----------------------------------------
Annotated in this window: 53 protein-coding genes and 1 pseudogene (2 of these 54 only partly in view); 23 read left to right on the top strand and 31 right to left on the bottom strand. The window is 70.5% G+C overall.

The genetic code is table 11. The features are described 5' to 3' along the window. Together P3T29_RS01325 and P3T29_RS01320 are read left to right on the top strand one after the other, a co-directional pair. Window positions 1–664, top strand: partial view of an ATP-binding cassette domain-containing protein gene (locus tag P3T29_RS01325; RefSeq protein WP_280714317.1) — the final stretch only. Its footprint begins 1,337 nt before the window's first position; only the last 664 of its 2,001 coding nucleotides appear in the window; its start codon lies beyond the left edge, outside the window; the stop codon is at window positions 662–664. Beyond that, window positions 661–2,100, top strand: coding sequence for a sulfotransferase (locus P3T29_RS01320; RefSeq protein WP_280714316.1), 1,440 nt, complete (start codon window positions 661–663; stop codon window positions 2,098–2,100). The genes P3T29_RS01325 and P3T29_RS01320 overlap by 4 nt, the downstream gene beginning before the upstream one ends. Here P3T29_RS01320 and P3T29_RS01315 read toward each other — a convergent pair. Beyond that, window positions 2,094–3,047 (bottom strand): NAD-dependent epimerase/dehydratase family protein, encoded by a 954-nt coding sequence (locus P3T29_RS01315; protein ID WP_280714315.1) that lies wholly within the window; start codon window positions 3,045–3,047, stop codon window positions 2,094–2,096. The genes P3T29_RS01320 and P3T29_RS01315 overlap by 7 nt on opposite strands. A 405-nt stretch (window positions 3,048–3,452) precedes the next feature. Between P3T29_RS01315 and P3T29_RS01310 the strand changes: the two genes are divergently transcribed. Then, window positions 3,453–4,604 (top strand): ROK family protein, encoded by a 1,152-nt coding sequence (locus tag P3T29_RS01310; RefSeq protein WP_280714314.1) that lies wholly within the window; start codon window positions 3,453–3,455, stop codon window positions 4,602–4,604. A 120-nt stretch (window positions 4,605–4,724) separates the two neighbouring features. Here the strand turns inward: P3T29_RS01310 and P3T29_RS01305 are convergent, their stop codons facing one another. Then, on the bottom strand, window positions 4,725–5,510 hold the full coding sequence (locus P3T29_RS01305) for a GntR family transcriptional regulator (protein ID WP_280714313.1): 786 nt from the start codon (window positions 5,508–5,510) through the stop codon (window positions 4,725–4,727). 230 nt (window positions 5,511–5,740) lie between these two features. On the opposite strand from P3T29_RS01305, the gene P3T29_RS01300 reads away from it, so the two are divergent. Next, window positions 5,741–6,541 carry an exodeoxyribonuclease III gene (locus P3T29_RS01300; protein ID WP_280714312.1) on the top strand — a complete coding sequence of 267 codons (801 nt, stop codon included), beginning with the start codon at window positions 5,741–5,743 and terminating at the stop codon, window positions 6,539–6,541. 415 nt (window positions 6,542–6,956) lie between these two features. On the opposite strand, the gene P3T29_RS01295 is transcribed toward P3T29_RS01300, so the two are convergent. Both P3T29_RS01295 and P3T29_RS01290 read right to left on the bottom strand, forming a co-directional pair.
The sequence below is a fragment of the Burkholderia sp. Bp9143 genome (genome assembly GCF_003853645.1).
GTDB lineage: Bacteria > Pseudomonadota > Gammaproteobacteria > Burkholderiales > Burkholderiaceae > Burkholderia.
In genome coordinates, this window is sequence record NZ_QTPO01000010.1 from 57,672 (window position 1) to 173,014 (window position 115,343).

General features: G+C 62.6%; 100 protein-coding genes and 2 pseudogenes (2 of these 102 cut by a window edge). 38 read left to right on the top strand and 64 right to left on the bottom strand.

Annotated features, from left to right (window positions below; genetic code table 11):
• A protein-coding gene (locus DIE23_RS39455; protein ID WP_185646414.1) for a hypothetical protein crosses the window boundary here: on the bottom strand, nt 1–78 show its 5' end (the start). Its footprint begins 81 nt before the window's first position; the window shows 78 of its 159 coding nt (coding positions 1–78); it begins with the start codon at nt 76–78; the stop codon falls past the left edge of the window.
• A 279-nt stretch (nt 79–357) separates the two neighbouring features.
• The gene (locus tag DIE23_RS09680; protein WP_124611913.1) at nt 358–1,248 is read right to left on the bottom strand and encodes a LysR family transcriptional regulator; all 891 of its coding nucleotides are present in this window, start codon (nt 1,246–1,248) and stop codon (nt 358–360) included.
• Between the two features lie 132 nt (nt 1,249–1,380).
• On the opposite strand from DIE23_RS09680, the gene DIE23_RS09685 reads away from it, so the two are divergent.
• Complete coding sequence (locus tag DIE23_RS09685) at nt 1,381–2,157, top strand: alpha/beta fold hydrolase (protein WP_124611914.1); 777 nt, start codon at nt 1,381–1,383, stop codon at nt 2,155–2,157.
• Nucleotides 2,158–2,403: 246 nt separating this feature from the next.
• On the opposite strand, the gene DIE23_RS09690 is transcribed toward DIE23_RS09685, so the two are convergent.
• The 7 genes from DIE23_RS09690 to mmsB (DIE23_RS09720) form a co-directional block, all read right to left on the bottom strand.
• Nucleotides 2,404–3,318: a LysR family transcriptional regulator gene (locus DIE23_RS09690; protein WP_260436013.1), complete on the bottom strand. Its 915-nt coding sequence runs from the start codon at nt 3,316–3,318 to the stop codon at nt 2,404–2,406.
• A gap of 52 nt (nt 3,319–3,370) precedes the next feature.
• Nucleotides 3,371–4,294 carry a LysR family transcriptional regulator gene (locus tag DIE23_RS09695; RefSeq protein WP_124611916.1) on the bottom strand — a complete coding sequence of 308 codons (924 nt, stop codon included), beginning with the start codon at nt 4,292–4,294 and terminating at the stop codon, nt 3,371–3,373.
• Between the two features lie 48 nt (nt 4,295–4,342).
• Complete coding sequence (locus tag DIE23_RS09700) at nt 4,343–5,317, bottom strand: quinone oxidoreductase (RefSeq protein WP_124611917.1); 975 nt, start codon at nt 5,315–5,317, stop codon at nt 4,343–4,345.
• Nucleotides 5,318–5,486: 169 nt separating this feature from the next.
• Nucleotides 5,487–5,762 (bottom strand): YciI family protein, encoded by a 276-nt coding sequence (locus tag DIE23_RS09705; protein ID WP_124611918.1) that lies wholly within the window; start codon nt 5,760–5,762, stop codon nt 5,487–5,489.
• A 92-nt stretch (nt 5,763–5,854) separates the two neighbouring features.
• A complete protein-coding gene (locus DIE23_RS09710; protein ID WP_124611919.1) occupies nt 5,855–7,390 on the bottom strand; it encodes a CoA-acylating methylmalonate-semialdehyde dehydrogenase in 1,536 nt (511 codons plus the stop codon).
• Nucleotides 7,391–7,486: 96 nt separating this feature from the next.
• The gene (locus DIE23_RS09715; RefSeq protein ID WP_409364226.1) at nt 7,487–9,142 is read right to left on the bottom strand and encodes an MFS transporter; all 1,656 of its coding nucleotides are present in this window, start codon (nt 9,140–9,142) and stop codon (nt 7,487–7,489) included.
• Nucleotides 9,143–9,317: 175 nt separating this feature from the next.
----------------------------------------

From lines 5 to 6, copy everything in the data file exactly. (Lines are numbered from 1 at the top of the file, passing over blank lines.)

In genome coordinates, this window is sequence record NZ_QTPO01000010.1 from 57,672 (window position 1) to 173,014 (window position 115,343).

General features: G+C 62.6%; 100 protein-coding genes and 2 pseudogenes (2 of these 102 cut by a window edge). 38 read left to right on the top strand and 64 right to left on the bottom strand.